icon caret-left icon caret-right instagram pinterest linkedin facebook twitter goodreads question-circle facebook circle twitter circle linkedin circle instagram circle goodreads circle pinterest circle

An Extraordinary Life: The Story of a Monarch Butterfly

The Story Behind the Book

This book's beginnings lie in a 1993 talk with Harold Underdown, then an editor at Orchard. We both admired the books of Holling Clancy Holling, such as Minn of the Mississippi, which is about a snapping turtle but is much more than that. It is rich with connections to other life, history, geography, geology. We wanted to create a shorter, simpler book with some of that same richness. I considered several creatures. (For ease of painting, artist Bob Marstall campaigned for a whale or a bird!). Monarch butterflies, with their amazing migration in North America, seemed the most intriquing to me.

I chose to tell the story of one individual monarch, because I felt this would lure the reader along on the journey. An Extraordinary Life is nonfiction, yet has a character you care about as you follow her death-defying story. Some of the information woven into the story, or revealed in sidebars, was so fresh that it had yet to be published in scientific journals. After reading a lot of scientific research on monarchs, I called leading researchers to get the most up-to-date information. Lincoln Brower, considered the world's foremost authority on monarchs, was very helpful. If he didn't have an answer to a question, he suggested other scientists in the United States or Canada. While I didn't actually need to visit a monarch winter colony in order to write the book, I leaped at the chance to go to Mexico with artist Bob Marstall. This experience enabled me to add a special detail: that the fluttering of countless butterfly wings makes a noise like the breeze in the forest.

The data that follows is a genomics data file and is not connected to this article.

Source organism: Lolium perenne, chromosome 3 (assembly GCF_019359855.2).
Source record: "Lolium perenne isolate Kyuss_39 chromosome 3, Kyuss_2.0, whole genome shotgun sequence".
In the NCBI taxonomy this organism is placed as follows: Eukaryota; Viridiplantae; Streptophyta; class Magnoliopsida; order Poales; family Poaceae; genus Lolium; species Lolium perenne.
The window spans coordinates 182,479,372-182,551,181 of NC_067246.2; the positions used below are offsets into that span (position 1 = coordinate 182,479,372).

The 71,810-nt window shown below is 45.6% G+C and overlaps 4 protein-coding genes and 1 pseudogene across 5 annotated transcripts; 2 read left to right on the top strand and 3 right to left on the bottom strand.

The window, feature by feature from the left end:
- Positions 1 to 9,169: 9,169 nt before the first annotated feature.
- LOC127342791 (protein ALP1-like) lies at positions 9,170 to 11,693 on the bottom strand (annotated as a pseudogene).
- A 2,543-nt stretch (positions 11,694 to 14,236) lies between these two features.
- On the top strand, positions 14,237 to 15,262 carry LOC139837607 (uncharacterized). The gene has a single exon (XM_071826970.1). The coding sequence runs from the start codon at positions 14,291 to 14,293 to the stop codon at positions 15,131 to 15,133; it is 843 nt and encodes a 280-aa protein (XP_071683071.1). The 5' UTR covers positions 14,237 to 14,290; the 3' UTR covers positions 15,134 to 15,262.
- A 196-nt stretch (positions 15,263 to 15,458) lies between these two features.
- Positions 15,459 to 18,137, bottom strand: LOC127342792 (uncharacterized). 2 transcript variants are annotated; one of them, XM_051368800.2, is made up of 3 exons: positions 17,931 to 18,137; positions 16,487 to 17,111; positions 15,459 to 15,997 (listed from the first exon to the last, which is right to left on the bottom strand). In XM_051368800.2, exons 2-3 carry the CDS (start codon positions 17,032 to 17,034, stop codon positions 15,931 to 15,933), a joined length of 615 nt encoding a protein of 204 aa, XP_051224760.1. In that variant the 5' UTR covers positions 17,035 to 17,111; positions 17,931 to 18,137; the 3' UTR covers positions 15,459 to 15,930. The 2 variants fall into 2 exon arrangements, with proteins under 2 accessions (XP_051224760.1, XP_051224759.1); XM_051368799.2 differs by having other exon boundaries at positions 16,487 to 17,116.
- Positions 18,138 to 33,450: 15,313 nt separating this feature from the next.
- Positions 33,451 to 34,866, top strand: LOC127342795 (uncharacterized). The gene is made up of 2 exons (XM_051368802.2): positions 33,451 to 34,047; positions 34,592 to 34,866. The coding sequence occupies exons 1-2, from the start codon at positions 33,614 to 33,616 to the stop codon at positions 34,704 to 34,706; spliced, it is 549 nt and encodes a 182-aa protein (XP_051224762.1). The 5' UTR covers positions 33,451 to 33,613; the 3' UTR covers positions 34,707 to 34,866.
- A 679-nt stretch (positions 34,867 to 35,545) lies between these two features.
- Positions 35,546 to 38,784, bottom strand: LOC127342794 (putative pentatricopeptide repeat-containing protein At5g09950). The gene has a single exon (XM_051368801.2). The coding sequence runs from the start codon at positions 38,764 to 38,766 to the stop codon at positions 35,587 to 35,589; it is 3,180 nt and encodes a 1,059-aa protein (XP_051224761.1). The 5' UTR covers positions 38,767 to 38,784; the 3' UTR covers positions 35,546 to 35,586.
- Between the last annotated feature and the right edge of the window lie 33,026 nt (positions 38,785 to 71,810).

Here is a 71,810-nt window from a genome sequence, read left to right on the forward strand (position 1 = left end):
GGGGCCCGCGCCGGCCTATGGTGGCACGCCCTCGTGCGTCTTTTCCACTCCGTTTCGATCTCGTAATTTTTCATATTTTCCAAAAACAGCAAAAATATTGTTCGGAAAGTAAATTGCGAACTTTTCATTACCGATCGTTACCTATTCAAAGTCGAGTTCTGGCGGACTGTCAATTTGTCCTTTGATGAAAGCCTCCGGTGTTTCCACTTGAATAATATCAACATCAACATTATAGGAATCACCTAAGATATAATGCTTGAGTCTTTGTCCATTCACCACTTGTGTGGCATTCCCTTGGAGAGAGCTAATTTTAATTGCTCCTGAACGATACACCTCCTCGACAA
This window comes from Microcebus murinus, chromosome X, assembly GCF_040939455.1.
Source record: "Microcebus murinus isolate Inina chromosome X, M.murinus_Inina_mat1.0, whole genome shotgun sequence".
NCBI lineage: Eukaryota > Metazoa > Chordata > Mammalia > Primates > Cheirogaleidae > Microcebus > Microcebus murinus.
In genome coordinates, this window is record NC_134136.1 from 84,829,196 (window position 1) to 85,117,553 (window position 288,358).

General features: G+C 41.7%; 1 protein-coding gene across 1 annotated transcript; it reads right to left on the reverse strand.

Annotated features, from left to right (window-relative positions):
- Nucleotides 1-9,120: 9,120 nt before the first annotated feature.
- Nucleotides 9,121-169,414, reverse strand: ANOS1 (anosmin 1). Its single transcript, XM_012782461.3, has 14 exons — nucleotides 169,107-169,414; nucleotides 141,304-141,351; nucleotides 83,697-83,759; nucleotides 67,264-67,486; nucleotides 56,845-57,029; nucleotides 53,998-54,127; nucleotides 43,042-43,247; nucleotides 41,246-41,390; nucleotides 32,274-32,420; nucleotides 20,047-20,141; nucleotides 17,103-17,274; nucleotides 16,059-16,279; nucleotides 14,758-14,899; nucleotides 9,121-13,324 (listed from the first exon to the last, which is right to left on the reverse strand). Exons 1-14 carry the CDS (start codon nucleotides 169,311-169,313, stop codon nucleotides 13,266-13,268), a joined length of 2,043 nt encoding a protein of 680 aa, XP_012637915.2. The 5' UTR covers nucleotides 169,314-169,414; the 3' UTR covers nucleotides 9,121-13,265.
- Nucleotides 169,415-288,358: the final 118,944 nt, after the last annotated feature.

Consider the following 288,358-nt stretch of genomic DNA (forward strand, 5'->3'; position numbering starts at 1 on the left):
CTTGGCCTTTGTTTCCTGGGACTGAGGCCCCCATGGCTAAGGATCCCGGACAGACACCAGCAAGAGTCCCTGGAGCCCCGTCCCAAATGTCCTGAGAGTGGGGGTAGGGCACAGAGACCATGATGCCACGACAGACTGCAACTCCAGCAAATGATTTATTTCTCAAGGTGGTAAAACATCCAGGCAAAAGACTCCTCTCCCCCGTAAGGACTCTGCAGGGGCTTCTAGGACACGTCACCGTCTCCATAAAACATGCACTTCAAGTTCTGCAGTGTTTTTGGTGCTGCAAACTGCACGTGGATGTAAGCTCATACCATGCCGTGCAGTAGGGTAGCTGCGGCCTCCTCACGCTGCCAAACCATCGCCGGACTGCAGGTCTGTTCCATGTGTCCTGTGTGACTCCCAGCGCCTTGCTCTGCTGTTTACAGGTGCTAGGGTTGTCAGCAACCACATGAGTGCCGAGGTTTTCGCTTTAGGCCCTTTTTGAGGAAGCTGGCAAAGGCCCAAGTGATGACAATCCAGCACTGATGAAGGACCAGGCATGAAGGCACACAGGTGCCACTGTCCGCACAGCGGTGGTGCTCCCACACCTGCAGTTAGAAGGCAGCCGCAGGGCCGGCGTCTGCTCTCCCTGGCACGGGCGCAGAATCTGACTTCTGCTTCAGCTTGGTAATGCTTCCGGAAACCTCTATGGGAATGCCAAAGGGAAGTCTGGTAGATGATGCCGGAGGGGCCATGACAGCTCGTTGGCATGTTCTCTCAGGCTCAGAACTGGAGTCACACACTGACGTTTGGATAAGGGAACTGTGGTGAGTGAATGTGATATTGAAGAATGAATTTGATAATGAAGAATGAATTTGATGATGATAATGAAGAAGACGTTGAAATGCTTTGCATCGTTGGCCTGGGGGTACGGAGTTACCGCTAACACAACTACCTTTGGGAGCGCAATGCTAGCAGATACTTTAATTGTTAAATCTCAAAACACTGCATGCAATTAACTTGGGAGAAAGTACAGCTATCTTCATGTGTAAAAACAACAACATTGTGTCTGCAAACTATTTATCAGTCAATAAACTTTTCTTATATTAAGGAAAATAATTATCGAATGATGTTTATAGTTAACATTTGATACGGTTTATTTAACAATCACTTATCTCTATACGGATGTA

Although the book was published several years ago, I continue to be deeply touched by monarch butterflies. I've planted butterfly bushes whose flowers provide food for migrators. And wherever I am in the fall--looking out my office window, driving a car, fishing on an ocean shore--my heart leaps when I see that familiar orange and black creature: a monarch trying its best to have an extraordinary life.

For more information about monarchs, their migration,
and conservation, visit the site of Monarch Watch: